State Of Washington, Respondent V. Kenneth Hart, Appellant (Majority)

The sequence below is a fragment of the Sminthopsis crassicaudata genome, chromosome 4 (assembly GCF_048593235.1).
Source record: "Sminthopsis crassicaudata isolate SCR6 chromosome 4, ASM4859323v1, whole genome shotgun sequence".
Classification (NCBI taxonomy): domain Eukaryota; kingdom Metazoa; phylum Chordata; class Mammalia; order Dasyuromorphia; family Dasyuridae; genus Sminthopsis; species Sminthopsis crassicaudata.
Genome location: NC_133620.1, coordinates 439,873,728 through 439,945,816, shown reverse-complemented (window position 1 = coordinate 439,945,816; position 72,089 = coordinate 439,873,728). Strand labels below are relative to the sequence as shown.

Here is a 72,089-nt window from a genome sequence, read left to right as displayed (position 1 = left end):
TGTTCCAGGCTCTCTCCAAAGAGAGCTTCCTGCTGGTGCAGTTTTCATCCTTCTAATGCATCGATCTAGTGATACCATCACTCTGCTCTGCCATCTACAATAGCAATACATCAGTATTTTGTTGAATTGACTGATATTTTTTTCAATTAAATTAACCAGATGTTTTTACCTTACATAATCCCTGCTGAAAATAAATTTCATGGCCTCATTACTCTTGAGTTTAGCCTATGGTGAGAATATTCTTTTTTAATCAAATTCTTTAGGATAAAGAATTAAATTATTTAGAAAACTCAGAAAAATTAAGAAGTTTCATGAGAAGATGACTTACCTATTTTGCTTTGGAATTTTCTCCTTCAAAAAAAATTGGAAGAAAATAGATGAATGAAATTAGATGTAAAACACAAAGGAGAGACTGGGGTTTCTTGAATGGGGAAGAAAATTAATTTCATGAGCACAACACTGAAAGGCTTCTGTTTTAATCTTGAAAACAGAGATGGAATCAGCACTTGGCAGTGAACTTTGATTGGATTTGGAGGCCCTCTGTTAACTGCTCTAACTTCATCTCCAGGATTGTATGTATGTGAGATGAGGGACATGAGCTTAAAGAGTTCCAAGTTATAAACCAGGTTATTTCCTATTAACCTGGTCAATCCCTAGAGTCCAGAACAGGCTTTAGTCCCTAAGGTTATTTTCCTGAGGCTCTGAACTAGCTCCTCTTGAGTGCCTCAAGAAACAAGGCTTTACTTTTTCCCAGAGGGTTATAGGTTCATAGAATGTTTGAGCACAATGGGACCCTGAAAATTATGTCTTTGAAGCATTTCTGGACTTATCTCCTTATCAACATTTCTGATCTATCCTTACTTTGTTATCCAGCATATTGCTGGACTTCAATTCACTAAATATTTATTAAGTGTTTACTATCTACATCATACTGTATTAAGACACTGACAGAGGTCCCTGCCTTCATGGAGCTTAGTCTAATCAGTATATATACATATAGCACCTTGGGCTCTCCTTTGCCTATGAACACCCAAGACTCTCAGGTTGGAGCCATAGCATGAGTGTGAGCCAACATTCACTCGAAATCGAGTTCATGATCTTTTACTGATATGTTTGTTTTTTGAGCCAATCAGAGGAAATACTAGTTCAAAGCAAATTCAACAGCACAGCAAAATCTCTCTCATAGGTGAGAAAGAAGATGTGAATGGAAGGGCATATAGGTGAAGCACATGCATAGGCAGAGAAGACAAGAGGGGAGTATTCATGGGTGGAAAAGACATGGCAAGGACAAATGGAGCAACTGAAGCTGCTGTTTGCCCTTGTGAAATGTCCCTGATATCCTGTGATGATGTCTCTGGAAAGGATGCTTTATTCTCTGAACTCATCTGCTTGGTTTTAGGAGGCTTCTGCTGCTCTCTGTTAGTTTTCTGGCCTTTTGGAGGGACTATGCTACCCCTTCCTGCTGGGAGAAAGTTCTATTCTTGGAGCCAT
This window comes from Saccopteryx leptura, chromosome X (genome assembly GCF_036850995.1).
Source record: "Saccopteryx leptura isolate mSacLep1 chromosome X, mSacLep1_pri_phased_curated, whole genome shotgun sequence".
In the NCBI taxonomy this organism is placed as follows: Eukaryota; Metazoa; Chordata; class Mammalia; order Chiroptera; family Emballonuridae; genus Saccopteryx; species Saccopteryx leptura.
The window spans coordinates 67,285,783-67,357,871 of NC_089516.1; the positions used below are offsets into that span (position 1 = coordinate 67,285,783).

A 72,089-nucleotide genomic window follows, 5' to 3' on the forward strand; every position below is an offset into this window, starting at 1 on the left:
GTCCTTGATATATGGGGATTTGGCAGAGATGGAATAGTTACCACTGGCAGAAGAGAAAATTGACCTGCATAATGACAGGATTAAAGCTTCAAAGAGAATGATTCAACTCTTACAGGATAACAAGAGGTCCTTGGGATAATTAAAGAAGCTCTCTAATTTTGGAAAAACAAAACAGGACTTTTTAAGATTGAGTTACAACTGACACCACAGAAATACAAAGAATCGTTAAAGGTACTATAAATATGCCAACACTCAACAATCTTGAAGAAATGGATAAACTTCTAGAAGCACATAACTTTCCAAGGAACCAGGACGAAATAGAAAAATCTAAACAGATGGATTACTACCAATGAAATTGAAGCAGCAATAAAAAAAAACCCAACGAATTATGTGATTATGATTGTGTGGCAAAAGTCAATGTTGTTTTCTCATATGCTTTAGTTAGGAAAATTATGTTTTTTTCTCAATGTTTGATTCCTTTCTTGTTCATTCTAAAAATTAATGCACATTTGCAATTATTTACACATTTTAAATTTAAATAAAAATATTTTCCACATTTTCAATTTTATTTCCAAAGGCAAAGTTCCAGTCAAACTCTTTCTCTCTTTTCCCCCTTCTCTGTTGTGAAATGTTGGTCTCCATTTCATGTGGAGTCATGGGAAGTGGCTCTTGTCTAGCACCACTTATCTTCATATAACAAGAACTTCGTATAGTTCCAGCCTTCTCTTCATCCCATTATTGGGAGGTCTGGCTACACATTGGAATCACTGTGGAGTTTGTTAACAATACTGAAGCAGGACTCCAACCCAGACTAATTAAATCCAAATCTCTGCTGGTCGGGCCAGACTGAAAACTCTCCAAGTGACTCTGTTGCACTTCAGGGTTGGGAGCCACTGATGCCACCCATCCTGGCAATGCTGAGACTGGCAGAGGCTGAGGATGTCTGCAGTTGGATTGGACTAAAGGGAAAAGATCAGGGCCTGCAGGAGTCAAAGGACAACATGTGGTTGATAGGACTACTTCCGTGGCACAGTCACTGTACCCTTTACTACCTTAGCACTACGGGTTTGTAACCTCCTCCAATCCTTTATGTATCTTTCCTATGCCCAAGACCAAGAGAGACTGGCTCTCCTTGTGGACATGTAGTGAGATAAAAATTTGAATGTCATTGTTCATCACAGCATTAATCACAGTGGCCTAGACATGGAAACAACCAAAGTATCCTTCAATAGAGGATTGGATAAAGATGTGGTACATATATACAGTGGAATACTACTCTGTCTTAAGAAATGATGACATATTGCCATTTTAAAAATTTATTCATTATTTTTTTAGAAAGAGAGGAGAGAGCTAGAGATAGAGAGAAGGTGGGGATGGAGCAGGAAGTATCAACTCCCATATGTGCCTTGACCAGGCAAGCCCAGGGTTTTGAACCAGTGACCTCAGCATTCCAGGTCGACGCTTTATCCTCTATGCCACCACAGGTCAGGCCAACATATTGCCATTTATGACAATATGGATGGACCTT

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Filed Washington State Court of Appeals Division Two November 26, 2019 IN THE COURT OF APPEALS OF THE STATE OF WASHINGTON DIVISION II STATE OF WASHINGTON, No. 51698-5-II Respondent, UNPUBLISHED OPINION v. KENNETH S. HART, Appellant. GLASGOW, J. — Kenneth Hart was convicted of two counts of domestic violence second degree assault and one count of felony harassment stemming from a single incident where he strangled his wife, hit her, and threatened to kill her. Hart appeals, arguing that the trial court erred when it held that the victim’s medical records containing evidence of her bipolar diagnosis were inadmissible. He also contends that he received ineffective assistance of counsel because his attorney failed to ask him about the harassment charge during his testimony. He asserts that the trial court erred in delegating the imposition of his conditions of community custody to the Department of Corrections. Finally, Hart argues that the trial court violated his right against double jeopardy by dismissing one of his second degree assault convictions without prejudice, rather than vacating it. No. 51698-5-II We hold that the trial court did not err in excluding the medical records containing evidence of the victim’s bipolar disorder because it correctly concluded that the risk of prejudice substantially outweighed their minimal probative value. Thus, Hart was not deprived of his constitutional rights to confrontation and to present a defense. We hold that Hart was not prejudiced by his counsel’s failure to ask him about the harassment charge. The trial court did not err in delegating conditions of community custody to the Department because the delegation was authorized by statute. Finally, Hart’s second conviction for domestic violence second degree assault should be vacated, rather than dismissed without prejudice. We remand for correction of Hart’s judgment and sentence but affirm in all other respects. FACTS I. BACKGROUND At the time of the relevant incident, Hart and the victim were married and had two sons together. On the night of October 22, 2016, the couple argued. According to the victim, Hart told her to kill herself and then started punching her in the face. Later, after she said she would never kill herself, Hart told her that he would “have to do it for [her]” and began strangling her. Verbatim Report of Proceedings (VRP) (Vol. III) at 468. He strangled her a second time about 20 minutes later, this time pushing down on her throat with his forearm. The victim testified that during both strangling incidents she experienced tunnel vision, could not breathe or talk, and believed Hart was going to kill her. Hart had taken her phone so that she could not call the police. This went on all night, until sometime in the morning when Hart went into another room, leaving his wife in the bedroom. She escaped from the house with their sons, and ran to the neighbor’s house to call the police. The police arrived, interviewed the victim, photographed her injuries, and arrested Hart. 2 No. 51698-5-II Hart was charged with two counts of domestic violence second degree assault for the two instances of strangling and one count of felony harassment for threatening to kill the victim. II. THE VICTIM’S MEDICAL RECORDS Several weeks before the incident, the victim had been diagnosed with bipolar disorder and was undergoing mental health therapy and taking prescribed medications. Her medical records listed her symptoms, which included poor memory, aggression, irritability, mood swings, impulsivity, and hypersexual behavior, among others. There were also physician’s notes describing increased irrational and impulsive behavior. But those symptoms improved markedly with a change in medication in early October, about three weeks before the incident described above. The records did not say that the victim could not accurately perceive, remember, and report events, other than one comment about her efforts to “piece together what happened during periods of risky behavior” before her medication was adjusted. VRP (Vol. I) at 138-39. The State moved to exclude “any evidence of [the victim’s] past or present mental health condition or medications” under ER 402 and ER 403. Clerk’s Papers (CP) at 68 (emphasis omitted). Specifically, the State sought to exclude “any reference to the victim’s mental health, including any supposed diagnoses, treatments, counseling sessions, or reasons for counseling.” CP at 68. The court granted the State’s motion, reasoning that there was no basis in the records or evidence presented to conclude that either her bipolar disorder or her medications had prevented her from accurately perceiving, remembering, or reporting events. The court found the diagnosis and other health information “at best” “minimally probative” and “highly prejudicial.” VRP (Vol. I) at 146. 3 No. 51698-5-II Hart moved for a continuance so that an expert could review the victim’s records and testify as to whether her mental health or medications at the time may have had an impact on her perceptions of the assault. The court granted the motion to continue. At a subsequent hearing to again address the admissibility of the records, Hart’s expert stated that the victim’s medical records “strongly suggest[ed]” that she was suffering from “destructive and provocative interpersonal behavior” resulting from a manic phase of her bipolar disorder during the assault. VRP (Vol. II) at 205-06. According to the expert, this “indicated an altered state of mind . . . at the time of the alleged assault.” VRP (Vol. II) at 205-06. The expert opined that it “would therefore seem appropriate for the trier of fact to consider [this] in the deliberation regarding her credibility as a witness.” VRP (Vol. II) at 205-06. The medical records reflect that as of October 1, 2016, about three weeks before the relevant incident, the victim was suffering from “hypo-manic symptoms,” including poor memory. CP at 190-91, 194. Hart argued that given the expert opinion and the content of the medical records, if the victim testified about the alleged assaults, he should be permitted to impeach her using the records. The court confirmed with defense counsel that he was seeking only to use the medical records for impeachment. After considering the expert’s opinion, the trial court again ruled that Hart could not introduce the medical records. The court reasoned that although the records supported the bipolar diagnosis and contained a reference to poor memory upon intake, they did not adequately support the conclusion that the victim was suffering from manic symptoms at the time of the assault, nor did they establish that her perception of the assault or her ability to report it would have been affected. The court disagreed with the expert’s reading of the records as to the timing of her manic episode. Because her manic episode occurred in August and perhaps early September, with 4 No. 51698-5-II consistent improvement thereafter, the court found that “the probative value of the records and the information contained . . . as a basis to question [the victim’s] ability to properly perceive or remember events in October of 2016 is very, very limited.” VRP (Vol. II) at 263. The court explained that “at best, there’s some potential small relevancy of that one record of memory, although there is no indication of how that would impact these particular events either.” VRP (Vol. II) at 262. The court noted that the expert did not indicate that someone with bipolar disorder would be unable to properly perceive events or would have memory deficits that would prevent them from recalling events. Nor was there any indication that the prescription drugs the victim was taking would have impacted her ability to perceive events. The trial court concluded that the records were minimally relevant but carried a high risk of prejudice because of the stigma associated with mental health issues. The prejudicial effect substantially outweighed the probative value of using the medical records as a basis for impeachment. The expert’s opinion therefore did not alter the court’s original ruling granting the State’s motion in limine “exclud[ing] reference to the information contained in the medical records.” VRP (Vol. II) at 267-68. III. TESTIMONY AT TRIAL At trial, the victim testified consistent with the facts described above. The court admitted pictures of her injuries and bruising. Witnesses who saw her on the morning after the incident also testified about her injuries, including black eyes. During his testimony, Hart denied that he caused his wife’s injuries, claiming that they were instead the result of consensual rough sex and deep tissue massage. Defense counsel did not elicit testimony from Hart about the alleged threat to kill his wife that was the basis for the harassment charge. But Hart did testify to an entirely different version of events, including 5 No. 51698-5-II testimony that he told his wife he wanted a divorce that night, and she responded that she was going to take the kids and make sure he never saw them again. During closing argument, defense counsel acknowledged that he had “neglected” to ask Hart about the alleged threats related to the harassment charge, and argued to the jury that Hart’s testimony should imply Hart’s denial of that charge by virtue of his testimony describing a different version of events. VRP (Vol. V) at 898-99. Counsel explained that he had not wanted to interrupt the flow of Hart’s testimony and wanted to keep the focus on the more serious charges facing him. Counsel further argued that Hart’s general portrayal of the events in question, along with his denials of the other charges, sufficiently contradicted the State’s version of events to serve as an implicit denial of the harassment charge. The jury found Hart guilty on all three charges. At sentencing, the State acknowledged that the two assaults occurred during a continuing course of conduct, so one of the two assault convictions had to be vacated to avoid a double jeopardy violation. The court agreed to vacate the second count of assault, and on the judgment and sentence the court “dismiss[ed] Count 02 without prejudice . . . due to double jeopardy.” CP at 166. Upon sentencing, the court ordered Hart to “participate in the following crime-related treatment or counseling services: as directed by [the Department of Corrections]” and to “comply with the following crime-related prohibitions: as directed by [the Department].” CP at 167-68. The court also ordered Hart to have no contact with the victim during the period of community custody. Hart appeals, arguing that the victim’s medical records should have been admissible for impeachment purposes, and their exclusion deprived him of his constitutional rights to confrontation and to present a defense. He also contends that he received ineffective assistance of 6 No. 51698-5-II counsel, and that the trial court erred when it delegated conditions of community custody to the Department and when it dismissed his second degree assault conviction without prejudice. ANALYSIS I. RIGHTS TO CROSS EXAMINE AND TO PRESENT A DEFENSE Hart argues his confrontation right and right to present a defense were violated when the trial court declined to allow him to cross examine the victim regarding her medical records. We disagree. A. Burden and Standard of Review A defendant’s rights to confrontation and to present a defense are not absolute: the evidence that a defendant desires to introduce “‘must be of at least minimal relevance’” because a defendant has no right to present irrelevant evidence. State v. Jones, 168 Wn.2d 713, 720, 230 P.3d 576 (2010) (quoting State v. Darden, 145 Wn.2d 612, 620, 41 P.3d 1189 (2002)). “Evidence is relevant if it has any tendency to make the existence of any consequential fact more probable or less probable. However, relevant evidence is inadmissible if the danger of unfair prejudice, confusion of the issues, or misleading the jury substantially outweighs its probative value.” State v. Farnsworth, 185 Wn.2d 768, 782-83, 374 P.3d 1152 (2016) (citations omitted), review denied, 189 Wn.2d 1028 (2017). Thus, [i]n order for a cross-examination limitation to violate the confrontation clause, the testimony sought by the defendant, but excluded by the trial court, must (1) be minimally relevant, (2) not be so prejudicial as to disrupt the fairness of the factfinding process at trial, and (3) the defendant’s need for relevant but prejudicial information must outweigh the State’s interest in withholding that information from the finder of fact. State v. Arredondo, 188 Wn.2d 244, 266, 394 P.3d 348 (2017). All three of these requirements must be met. Id. 7 No. 51698-5-II In evaluating whether a witness can be cross examined on past mental health issues, trial courts should consider the nature of the condition, whether the witness suffered from the condition at the time of the event in question, and the temporal recency or remoteness of the condition. Id. at 267. These factors “provide trial courts an effective means to consider the relevancy, probative value, and prejudicial effect from the disclosure of a witness’ mental health limitations.” Id. We review a limitation on the scope of cross examination for a manifest abuse of discretion. Id. at 265. A trial court abuses its discretion when its decision is manifestly unreasonable or based on untenable grounds or reasons. State v. Lee, 188 Wn.2d 473, 486, 396 P.3d 316 (2017). B. The Court Did Not Abuse Its Discretion Here, the trial court prevented Hart from cross-examining the victim using her medical records, which he claims suggested that she struggled with poor memory and confusion around the time of the incident. Hart argues that this evidence was highly relevant because it would have called her credibility into question. He reasons that she was the State’s primary witness and her account of the incident differed significantly from Hart’s. However, Hart was not actually prohibited from cross-examining the victim about her memory issues, but rather was prohibited from introducing evidence of her specific mental health conditions and prescribed medications through her medical records. In other words, although Hart could not impeach the victim using her medical records, he still could ask her general questions about her ability to recall events. The trial court concluded that the records were minimally relevant but were highly prejudicial, and so properly excluded them. The trial court noted that there was “some potential small relevancy” with respect to the isolated references to the victim’s memory issues in the medical records, but ultimately concluded that their probative value was “very, very limited.” VRP 8 No. 51698-5-II (Vol. II) at 262-63. The court reasoned that the symptoms related to the victim’s bipolar disorder did not implicate memory or perception impairment, and the references to potential memory issues in the medical records were isolated and inconsistent. Although one reference to the victim’s memory issues took place around August or early September 2016, there was “consistent improvement from there on.” VRP (Vol. II) at 262-63. The court took note of Hart’s expert’s report that the victim had a bipolar event at the time of the incident, but concluded that this contradicted what was in the records, and Hart’s expert could not “make that evaluation independently, because he didn’t evaluate her.” VRP (Vol. II) at 265-66. The court also reasoned that it can be challenging for a finder of fact to interpret medical records, but the lack of a consistent concern about the victim’s memory suggested that the records could not be relied on to support a conclusion about her mental state on October 22 when the incident in question occurred. With respect to the records’ potential prejudicial effect, the trial court noted that there was a high risk that the jury would misunderstand the significance and meaning of a diagnosis of bipolar disorder, particularly given the stigma often attached to mental health disorders, without the benefit of an expert witness to explain it. The court accordingly concluded that this risk of prejudice substantially outweighed the minimal probative value of the records. We hold that the trial court did not err in excluding evidence related to mental health information in the victim’s medical records. It engaged in a reasonable assessment of the evidence’s relevancy and a reasonable comparison of its probative value versus its prejudicial effect. See Arredondo, 188 Wn.2d at 268. The court considered the factors from Arredondo, found that the records did not establish perception or memory problems at the time of the incident, and correctly concluded that the minimal probative value of the records was substantially 9 No. 51698-5-II outweighed by the risk of prejudice. This conclusion was consistent with the court’s reasoning that any evidence of memory impairment in the victim’s records was isolated and inconsistent, and so was not sufficiently reliable or probative to outweigh the likely prejudice that would result from the jury learning of her bipolar disorder. The trial court’s ruling was neither manifestly unreasonable nor based on untenable grounds or reasons. See id. at 269. Because the trial court did not abuse its discretion, we need not reach the issue of prejudice. II. INEFFECTIVE ASSISTANCE OF COUNSEL Hart argues that his harassment conviction must be reversed because he received ineffective assistance of counsel with respect to his defense of that charge. We disagree. Both the Sixth Amendment to the United States Constitution and article I, section 22 of the Washington Constitution guarantee the right of a criminal defendant to effective assistance of counsel. Strickland v. Washington, 466 U.S. 668, 685-86, 104 S. Ct. 2052, 80 L. Ed. 2d 674 (1984); State v. Thomas, 109 Wn.2d 222, 229, 743 P.2d 816 (1987). To prevail on a claim of ineffective assistance, the defendant must show both that counsel’s performance was deficient and the deficient performance prejudiced the defense. State v. Cienfuegos, 144 Wn.2d 222, 226-27, 25 P.3d 1011 (2001). A failure to show either deficiency or prejudice defeats the claim of ineffective assistance. To show prejudice, the defendant must establish that counsel’s errors “were so serious as to deprive the defendant of a fair trial.” Strickland, 466 U.S. at 687. In other words, the defendant must show “‘a reasonable probability that, but for counsel’s deficient performance, the outcome of the proceedings would have been different.’” State v. Grier, 171 Wn.2d 17, 34, 246 P.3d 1260 (2011) (quoting State v. Kyllo, 166 Wn.2d 856, 862, 215 P.3d 177 (2009)). “A reasonable 10 No. 51698-5-II probability is a probability sufficient to undermine confidence in the outcome.” Strickland, 466 U.S. at 694. Even if Hart’s counsel’s performance was deficient, an issue we need not decide, Hart was not prejudiced. Hart argues that his counsel’s failure to ask him about the alleged threats to kill the victim prejudiced him because as a result, he did not have an opportunity to address the harassment charge. Hart claims that had he denied making the threat when testifying, the denial “may” have created a reasonable doubt in the minds of some jurors. Br. of Appellant at 21. This is not enough to show prejudice; Hart must show a reasonable probability that, but for counsel’s deficient performance, the outcome of the proceedings would have been different. Grier, 171 Wn.2d at 34. Counsel argued during closing why, despite the lack of an explicit denial from Hart, the jury should still find a reasonable doubt with respect to the harassment charge. Counsel reasoned that Hart’s version of events was different from the victim’s, so if the jury believed his version of events, it should also conclude he did not make the threats that were the basis of the harassment charge. Defense counsel’s closing argument negated any potential prejudice. In sum, Hart has not shown a reasonable probability that the outcome of the trial would have been different had his attorney specifically asked him about the harassment charge. Defense counsel was still able to argue his theory of the case to the jury on why it should acquit Hart of that charge without his testimony. Hart does not explain what he would have testified to or how his testimony would have done more to refute the State’s evidence against him. For these reasons, we hold Hart was not prejudiced. 11 No. 51698-5-II III. CONDITIONS OF COMMUNITY CUSTODY Hart argues the sentencing court improperly delegated certain aspects of his sentence to the Department. We disagree. A trial court can only impose community custody conditions authorized by statute. State v. Kolesnik, 146 Wn. App. 790, 806, 192 P.3d 937 (2008). If the trial court had statutory authority to impose a condition, we review the trial court’s decision to impose the condition for an abuse of discretion. State v. Armendariz, 160 Wn.2d 106, 110, 156 P.3d 201 (2007). An abuse of discretion occurs when the trial court’s imposition of a condition is manifestly unreasonable. State v. Hai Minh Nguyen, 191 Wn.2d 671, 678, 425 P.3d 847 (2018). Although it is the role of the courts to determine guilt and impose sentences, the execution of the sentence is administrative in character and is properly exercised by an administrative body, consistent with the manner prescribed by the legislature. State v. Sansone, 127 Wn. App. 630, 642, 111 P.3d 1251 (2005). A sentencing court “may not delegate excessively” or abdicate its judicial responsibility for setting the conditions of release. Id. Under RCW 9.94A.703,1 courts “shall impose” certain conditions of community custody, including a requirement that the offender “‘comply with any conditions imposed by the [D]epartment under RCW 9.94A.704.’” State v. Petterson, 190 Wn.2d 92, 100, 409 P.3d 187 (2018) (interpreting this language as mandatory so long as the person is under community custody) (quoting RCW 9.94A.703(1)(b)) (emphasis added). Under RCW 9.94A.704, the Department must determine conditions on the basis of risk to the community safety. RCW 9.94A.704(2)(a). “The [D]epartment may require the offender to participate in rehabilitative programs, or otherwise 1 The legislature amended RCW 9.94A.703 in 2018. Because the relevant language has not changed, we cite to the current version of this statute. 12 No. 51698-5-II perform affirmative conduct.” RCW 9.94A.704(4). And the offender has a right to administrative review to ensure that Department-imposed conditions are “reasonably related to the crime of conviction, the offender’s risk of reoffending, or the safety of the community.” RCW 9.94A.704(7)(b). Thus, there is a mechanism to challenge a Department-imposed condition of community custody if an offender believes the condition is not sufficiently crime related. Here, the court imposed conditions requiring Hart to participate in crime related treatment or counseling services “as directed by [the Department]” and to “comply with the following crimerelated prohibitions: as directed by [the Department].” CP at 167-68. This type of delegation is consistent with RCW 9.94A.703 and RCW 9.94A.704, and any requirements that the Department imposes are subject to administrative review. The trial court did not abuse its discretion when it imposed these conditions and we accordingly reject Hart’s argument. IV. DOUBLE JEOPARDY Hart argues the trial court violated his rights against double jeopardy by dismissing one of his second degree assault convictions without prejudice, rather than vacating it. We agree that this count should be vacated. The remedy for a double jeopardy violation is to vacate one of the underlying convictions. State v. Womac, 160 Wn.2d 643, 660, 160 P.3d 40 (2007). A court violates double jeopardy if it vacates an offending conviction “while directing, in some form or another, that the conviction nonetheless remains valid.” State v. Turner, 169 Wn.2d 448, 464, 238 P.3d 461 (2010). This is true “even when the lesser convictions are not actually reduced to judgment and do not appear on the defendants’ criminal records.” Id. at 465. “To assure that double jeopardy proscriptions are carefully observed, a judgment and sentence must not include any reference to the vacated conviction.” Id. at 464 (emphasis added). 13 No. 51698-5-II The jury found Hart guilty of both counts of second degree assault (counts 1 and 2). The trial court dismissed count 2 without prejudice due to double jeopardy, and did not include it among Hart’s convictions. However, the court did reference count 2 on the judgment and sentence by noting that it had dismissed it without prejudice. Hart argues that the court’s use of the term “‘without prejudice’” suggests that his conviction on that count can still be reinstated. Br. of Appellant at 24 (quoting CP at 166). Because the proper formal remedy for a double jeopardy violation is to vacate the less serious conviction without any mention of the vacated conviction in the judgment and sentence, we remand for correction of Hart’s judgment and sentence. Count 2 should be vacated, rather than dismissed without prejudice, and no reference to it should appear in Hart’s judgment and sentence. CONCLUSION We remand for correction of Hart’s judgment and sentence but affirm in all other respects. A majority of the panel having determined that this opinion will not be printed in the Washington Appellate Reports, but will be filed for public record in accordance with RCW 2.06.040, it is so ordered. Glasgow, J. We concur: Maxa, C.J. Melnick, J. 14